Health officials are warning that some heroin being sold in the area could prove a fatal fix as the drug may be mixed with fentanyl or similarly strong opioids.
Officials plan to distribute free Naloxone, an antidote for an opioid overdose better known as Narcan, to help combat the deadly batch.
According to the Thomas Jefferson Health Department, the University of Virginia Medical Center reported six heroin overdoses in a recent 24-hour period. No information on the patients was released to protect medical records and privacy.
“Opioid overdoses are on the rise throughout the country and we want to help keep our communities safe,” said Dr. Denise Bonds, health district director. “We are issuing this alert to notify individuals who may be using substances of a potentially contaminated batch of heroin.”
District officials said they do not know from where the heroin originated, from whom or where it was purchased or what dealers used to cut the heroin. The rash of overdoses leads officials to fear it was fentanyl or a derivative.
Fentanyl is around 100 times stronger than morphine and is most often prescribed for severe cancer pain in the form of patches applied to the skin or lozenges, according to the Centers for Disease Control and Prevention. Some similar drugs, such as carfentanil, can be as much as 10,000 times stronger.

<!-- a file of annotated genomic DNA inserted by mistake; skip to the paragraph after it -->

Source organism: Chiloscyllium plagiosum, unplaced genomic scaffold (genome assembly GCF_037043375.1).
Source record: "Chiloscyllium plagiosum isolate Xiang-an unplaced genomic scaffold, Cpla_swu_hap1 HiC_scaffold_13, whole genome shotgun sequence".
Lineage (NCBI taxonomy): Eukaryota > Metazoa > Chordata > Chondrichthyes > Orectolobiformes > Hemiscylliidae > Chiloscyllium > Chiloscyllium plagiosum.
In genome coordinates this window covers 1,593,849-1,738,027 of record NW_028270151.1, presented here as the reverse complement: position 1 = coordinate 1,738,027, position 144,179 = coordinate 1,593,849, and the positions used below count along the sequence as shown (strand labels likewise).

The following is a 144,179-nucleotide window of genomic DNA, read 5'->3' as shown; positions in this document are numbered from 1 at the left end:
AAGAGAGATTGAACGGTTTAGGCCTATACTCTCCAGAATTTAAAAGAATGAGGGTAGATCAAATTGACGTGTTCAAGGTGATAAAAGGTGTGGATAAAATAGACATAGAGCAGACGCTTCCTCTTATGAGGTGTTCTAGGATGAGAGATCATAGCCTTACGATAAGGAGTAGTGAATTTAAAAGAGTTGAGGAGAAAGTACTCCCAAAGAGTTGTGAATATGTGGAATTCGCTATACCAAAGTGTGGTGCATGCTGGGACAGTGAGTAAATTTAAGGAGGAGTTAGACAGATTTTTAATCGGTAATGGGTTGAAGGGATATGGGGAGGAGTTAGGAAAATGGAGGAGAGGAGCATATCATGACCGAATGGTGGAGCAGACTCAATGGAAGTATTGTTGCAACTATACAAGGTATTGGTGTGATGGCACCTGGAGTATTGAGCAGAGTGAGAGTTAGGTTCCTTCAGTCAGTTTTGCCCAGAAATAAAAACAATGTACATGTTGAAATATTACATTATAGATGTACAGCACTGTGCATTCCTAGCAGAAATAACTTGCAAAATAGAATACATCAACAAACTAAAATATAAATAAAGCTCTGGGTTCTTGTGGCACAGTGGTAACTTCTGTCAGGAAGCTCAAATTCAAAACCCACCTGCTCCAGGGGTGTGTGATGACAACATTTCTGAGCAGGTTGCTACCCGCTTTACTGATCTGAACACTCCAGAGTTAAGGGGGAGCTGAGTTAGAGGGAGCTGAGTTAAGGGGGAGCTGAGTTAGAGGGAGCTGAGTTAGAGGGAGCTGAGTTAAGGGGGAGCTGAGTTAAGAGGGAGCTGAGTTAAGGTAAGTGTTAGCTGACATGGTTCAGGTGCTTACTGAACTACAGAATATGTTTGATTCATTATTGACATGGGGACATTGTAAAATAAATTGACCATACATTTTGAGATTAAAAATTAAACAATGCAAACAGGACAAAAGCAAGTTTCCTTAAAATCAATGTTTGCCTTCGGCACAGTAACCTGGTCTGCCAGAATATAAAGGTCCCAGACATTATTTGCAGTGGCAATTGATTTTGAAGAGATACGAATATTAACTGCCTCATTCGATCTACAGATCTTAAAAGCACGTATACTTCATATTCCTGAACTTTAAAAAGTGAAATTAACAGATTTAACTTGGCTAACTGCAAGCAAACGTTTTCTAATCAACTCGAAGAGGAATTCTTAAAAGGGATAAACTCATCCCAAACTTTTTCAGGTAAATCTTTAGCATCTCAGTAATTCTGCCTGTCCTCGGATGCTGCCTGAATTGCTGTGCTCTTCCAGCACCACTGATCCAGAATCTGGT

The CDC states that most of the recent cases of fentanyl-related overdoses and deaths in the United States are linked to illegally made fentanyl.
“It is sold through illegal drug markets for its heroin-like effect. It is often mixed with heroin or cocaine as a combination product, with or without the user’s knowledge, to increase its euphoric effects,” the CDC states on its website.
That has officials fearing that the heroin batch could prove fatal to users and is why the district has scheduled Narcan distribution events to the public across Central Virginia beginning Monday.
“[Narcan] is a fast-acting, safe and easy-to-administer nasal spray that can restore breathing and reduce potentially fatal effects of opioid overdoses,” health officials said in a statement announcing the distribution.
“Naloxone should be given to any person who shows signs of an opioid overdose or when an overdose is suspected,” the announcement states. “A family member, bystander, first responder, or medical provider can administer naloxone to save lives. As a reminder, if you come across someone who has overdosed, you should call 911.”
At the drive-thru Narcan distribution events, people will be taught how to use the drug and receive a box containing two doses.
The events do not require registration, and no identification will be sought when distributing the drug, officials said.
Narcan distribution events will be held at:
» the Charlottesville/Albemarle Health Department, 1138 Rose Hill Drive, from 3 to 6 p.m. Monday;
» the Greene County Health Department, 50 Stanard St. in Stanardsville, from 3 to 6 p.m. Tuesday;
» the Louisa County Health Department, 540 Industrial Drive in Louisa, from 1 to 4 p.m. Tuesday;
» the Fluvanna County Health Department, 132 Main St. in Palmyra, from 1 to 4 p.m. Wednesday; and
» the Nelson County Health Department, 4038 Thomas Nelson Highway in Arrington, from 3 to 6 p.m. Thursday.